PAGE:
Mysteries Activity Moon Phases

Mysteries Activity Moon Phases - Because in 12 hours the...

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4/17/08 6:46 PM PHYS10102s08 Mysteries of the Sky - WebCT 4.1.5 Page 1 of 1 http://webct.montana.edu:80/SCRIPT/31711200830/scripts/serve_home Moon phases The difficulty with this activity is mentally switching from an overview model of the solar system (drawings like #1) and how things look when we step outside (#2). So drawings throughout the activity like 1 are in overview mode (10, 13) and drawings like 2 are when looking from here (by the noodle, facing Hyalite) (16, 17, 18, 20, 23, 24, 27, 28, 31). #1: We know that we spin once on our axis (counter-clockwise) every 24 hours. Time of day is determined by the location of the Sun #2: When we stand outside, the Sun and the moon appear to move across the sky from East to West (clockwise when facing south). Again, time of day is determined by the location of the Sun.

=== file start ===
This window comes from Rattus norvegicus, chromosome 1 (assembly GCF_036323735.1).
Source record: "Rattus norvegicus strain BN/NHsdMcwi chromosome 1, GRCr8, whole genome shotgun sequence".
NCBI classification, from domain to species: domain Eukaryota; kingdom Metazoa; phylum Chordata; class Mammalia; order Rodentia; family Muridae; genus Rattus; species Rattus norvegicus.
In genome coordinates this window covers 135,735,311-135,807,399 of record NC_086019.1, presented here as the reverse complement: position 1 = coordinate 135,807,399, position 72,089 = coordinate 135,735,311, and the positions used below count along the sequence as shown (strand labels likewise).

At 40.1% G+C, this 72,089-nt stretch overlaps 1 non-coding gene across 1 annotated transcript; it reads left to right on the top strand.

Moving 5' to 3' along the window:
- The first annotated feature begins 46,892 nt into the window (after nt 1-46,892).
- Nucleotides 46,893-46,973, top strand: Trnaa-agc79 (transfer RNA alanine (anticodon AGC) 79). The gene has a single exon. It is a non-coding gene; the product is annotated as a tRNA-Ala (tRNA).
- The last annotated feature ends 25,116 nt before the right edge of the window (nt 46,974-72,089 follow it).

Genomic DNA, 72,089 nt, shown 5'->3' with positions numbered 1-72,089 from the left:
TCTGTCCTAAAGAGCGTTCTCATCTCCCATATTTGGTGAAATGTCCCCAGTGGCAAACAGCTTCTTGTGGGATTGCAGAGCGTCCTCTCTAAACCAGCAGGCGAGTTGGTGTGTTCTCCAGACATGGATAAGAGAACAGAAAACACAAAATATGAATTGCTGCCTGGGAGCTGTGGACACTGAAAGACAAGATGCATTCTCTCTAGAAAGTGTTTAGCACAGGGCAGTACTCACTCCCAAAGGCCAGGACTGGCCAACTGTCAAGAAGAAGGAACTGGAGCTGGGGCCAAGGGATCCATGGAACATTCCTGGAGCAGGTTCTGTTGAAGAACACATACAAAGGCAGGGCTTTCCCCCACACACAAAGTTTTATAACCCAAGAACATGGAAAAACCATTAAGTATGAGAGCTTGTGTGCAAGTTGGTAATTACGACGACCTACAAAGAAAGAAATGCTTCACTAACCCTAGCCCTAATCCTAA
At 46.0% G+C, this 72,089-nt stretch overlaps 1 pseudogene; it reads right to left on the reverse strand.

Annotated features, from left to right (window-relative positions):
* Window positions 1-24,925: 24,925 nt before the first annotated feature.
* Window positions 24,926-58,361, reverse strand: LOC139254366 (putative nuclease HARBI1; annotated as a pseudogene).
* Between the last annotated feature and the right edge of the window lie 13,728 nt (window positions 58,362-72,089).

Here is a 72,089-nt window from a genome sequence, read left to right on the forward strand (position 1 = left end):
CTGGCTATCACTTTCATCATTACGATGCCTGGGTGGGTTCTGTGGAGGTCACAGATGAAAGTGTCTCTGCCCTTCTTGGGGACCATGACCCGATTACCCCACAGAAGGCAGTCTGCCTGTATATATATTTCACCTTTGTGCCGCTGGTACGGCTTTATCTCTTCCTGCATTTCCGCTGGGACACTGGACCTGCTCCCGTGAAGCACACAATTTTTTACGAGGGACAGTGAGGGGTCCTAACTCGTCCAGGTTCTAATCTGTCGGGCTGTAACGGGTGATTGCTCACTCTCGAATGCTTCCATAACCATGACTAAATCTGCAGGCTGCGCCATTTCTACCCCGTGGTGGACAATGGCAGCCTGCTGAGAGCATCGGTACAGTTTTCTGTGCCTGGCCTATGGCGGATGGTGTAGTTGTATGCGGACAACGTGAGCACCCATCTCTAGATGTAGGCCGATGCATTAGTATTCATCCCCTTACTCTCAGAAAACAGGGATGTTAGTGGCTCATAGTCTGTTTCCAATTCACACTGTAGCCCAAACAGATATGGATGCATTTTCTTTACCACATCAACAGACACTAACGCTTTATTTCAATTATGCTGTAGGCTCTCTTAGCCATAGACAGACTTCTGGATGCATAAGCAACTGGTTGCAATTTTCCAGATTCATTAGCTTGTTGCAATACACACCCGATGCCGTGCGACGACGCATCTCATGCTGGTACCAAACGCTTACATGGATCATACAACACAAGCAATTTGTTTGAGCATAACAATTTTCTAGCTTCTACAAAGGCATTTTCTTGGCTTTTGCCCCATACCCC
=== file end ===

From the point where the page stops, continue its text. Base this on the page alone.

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Unformatted text preview: Because in 12 hours the only thing that changes on the picture at the top of page 223 is that we spin half way around, we know that through one night, the phase of the moon should not change. In class we looked at a picture all the phases of the moon as it travels around us in 1 month. The Sun was to the right, and the Earth simply turned on its axis. This picture allows us to imagine what time the moon is overhead for any phase, thus helping us estimate rise and set times. Because time of day is determined by where the Sun is in the sky, we can also use this picture to help us figure out how the sky should look if we go outside and look toward the South. It just takes a bit of practice. See slide shows from 4/3 and 4/5 for specific examples....
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